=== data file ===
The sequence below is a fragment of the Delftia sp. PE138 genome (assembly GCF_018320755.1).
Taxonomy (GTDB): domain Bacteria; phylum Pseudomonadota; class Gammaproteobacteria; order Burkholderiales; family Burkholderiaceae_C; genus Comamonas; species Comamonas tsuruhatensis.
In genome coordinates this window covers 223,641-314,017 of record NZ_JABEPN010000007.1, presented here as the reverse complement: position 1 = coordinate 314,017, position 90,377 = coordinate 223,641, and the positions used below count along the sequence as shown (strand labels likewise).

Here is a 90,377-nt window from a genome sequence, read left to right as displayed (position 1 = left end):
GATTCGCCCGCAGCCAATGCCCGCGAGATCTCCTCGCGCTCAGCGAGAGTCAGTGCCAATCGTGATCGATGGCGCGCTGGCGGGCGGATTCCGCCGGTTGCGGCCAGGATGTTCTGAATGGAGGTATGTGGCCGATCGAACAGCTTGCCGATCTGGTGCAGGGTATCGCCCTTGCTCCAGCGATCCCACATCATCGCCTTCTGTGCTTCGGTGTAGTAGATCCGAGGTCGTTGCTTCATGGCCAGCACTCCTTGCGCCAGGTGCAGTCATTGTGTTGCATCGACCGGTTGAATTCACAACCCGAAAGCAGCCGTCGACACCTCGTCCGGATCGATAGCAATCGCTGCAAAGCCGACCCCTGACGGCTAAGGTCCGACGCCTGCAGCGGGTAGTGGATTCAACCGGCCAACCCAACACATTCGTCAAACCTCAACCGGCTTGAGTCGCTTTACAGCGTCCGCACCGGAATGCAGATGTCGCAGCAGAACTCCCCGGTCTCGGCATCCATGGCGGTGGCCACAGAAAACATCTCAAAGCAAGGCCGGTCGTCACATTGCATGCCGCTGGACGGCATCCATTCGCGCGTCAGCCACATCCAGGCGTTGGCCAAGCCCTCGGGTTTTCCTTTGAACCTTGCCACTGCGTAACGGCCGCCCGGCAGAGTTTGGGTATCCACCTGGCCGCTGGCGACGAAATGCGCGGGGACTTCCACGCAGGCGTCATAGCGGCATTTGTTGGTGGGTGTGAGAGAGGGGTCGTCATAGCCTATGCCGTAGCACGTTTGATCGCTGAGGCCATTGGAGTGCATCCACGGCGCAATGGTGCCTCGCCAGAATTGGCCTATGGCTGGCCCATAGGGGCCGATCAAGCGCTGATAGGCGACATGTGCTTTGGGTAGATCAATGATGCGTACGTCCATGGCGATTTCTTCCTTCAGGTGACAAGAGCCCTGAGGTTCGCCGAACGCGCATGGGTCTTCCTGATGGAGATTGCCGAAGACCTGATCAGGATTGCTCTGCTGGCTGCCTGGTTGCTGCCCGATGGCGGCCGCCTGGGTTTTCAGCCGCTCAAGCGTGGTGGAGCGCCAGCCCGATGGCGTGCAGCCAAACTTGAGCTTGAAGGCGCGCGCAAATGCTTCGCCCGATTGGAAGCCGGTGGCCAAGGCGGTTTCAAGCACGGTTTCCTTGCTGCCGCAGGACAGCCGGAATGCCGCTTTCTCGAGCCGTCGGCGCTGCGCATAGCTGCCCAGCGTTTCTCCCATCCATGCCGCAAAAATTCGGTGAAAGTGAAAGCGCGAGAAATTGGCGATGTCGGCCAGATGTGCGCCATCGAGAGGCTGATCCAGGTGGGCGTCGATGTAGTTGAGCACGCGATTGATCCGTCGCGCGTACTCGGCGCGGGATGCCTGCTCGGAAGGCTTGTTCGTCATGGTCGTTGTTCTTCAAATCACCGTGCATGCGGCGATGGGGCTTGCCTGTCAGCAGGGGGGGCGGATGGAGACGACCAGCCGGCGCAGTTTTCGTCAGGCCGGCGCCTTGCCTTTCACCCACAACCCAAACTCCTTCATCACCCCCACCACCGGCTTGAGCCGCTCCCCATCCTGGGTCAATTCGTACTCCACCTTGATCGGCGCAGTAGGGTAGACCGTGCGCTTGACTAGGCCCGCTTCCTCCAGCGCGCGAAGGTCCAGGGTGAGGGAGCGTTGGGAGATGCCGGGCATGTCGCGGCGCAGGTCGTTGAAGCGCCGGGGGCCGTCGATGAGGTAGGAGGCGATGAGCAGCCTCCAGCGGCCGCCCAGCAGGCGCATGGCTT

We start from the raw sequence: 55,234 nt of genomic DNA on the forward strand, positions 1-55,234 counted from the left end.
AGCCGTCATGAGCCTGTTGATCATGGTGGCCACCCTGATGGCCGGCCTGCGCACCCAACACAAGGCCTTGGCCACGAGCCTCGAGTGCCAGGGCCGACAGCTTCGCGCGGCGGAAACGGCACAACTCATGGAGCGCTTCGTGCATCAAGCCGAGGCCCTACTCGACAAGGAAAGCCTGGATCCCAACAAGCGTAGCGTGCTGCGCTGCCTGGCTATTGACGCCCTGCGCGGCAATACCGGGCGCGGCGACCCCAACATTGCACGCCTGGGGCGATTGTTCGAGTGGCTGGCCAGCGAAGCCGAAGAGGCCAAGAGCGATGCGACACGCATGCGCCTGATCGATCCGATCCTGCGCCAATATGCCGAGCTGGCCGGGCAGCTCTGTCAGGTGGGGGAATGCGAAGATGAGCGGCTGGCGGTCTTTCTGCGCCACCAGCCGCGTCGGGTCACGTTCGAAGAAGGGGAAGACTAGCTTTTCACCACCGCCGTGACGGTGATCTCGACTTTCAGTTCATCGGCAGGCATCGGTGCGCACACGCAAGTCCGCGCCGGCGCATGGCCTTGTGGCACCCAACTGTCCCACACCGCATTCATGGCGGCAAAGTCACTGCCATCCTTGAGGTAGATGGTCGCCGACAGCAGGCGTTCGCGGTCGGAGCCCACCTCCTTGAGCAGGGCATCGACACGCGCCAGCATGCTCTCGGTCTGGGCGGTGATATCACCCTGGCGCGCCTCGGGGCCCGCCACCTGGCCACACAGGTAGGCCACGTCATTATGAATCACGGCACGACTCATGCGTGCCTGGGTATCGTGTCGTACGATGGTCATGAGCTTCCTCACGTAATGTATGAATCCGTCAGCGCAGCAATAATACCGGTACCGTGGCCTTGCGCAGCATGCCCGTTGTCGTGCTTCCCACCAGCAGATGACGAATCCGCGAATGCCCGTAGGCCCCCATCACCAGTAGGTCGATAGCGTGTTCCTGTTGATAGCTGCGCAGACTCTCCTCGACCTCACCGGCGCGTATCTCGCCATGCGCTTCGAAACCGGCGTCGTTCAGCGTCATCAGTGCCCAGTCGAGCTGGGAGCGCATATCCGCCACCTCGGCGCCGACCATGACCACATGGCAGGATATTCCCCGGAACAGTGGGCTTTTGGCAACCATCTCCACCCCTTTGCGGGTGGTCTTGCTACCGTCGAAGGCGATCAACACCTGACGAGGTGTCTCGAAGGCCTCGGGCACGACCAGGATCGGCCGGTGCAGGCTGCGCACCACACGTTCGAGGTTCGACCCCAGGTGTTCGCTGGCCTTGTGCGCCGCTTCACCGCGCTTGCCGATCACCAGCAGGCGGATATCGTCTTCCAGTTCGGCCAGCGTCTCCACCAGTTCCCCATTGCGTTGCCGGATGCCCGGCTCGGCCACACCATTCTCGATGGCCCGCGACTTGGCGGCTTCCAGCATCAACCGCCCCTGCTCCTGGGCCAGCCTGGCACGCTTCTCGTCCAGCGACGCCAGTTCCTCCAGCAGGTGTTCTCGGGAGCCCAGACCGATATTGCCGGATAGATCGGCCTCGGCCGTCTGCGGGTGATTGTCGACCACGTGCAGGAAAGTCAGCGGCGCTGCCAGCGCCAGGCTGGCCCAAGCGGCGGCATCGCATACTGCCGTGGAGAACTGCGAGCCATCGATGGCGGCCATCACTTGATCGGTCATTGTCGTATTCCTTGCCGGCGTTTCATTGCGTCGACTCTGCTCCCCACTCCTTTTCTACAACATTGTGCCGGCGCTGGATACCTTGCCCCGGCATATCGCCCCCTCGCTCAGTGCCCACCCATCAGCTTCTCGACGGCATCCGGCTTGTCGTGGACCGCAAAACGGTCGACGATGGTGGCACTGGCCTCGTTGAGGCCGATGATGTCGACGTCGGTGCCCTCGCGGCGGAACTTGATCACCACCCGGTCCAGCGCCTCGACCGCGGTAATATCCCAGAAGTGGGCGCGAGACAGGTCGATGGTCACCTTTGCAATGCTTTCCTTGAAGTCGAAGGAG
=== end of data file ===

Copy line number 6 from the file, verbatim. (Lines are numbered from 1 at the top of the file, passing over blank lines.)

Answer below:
We start from the raw sequence: 55,234 nt of genomic DNA on the forward strand, positions 1-55,234 counted from the left end.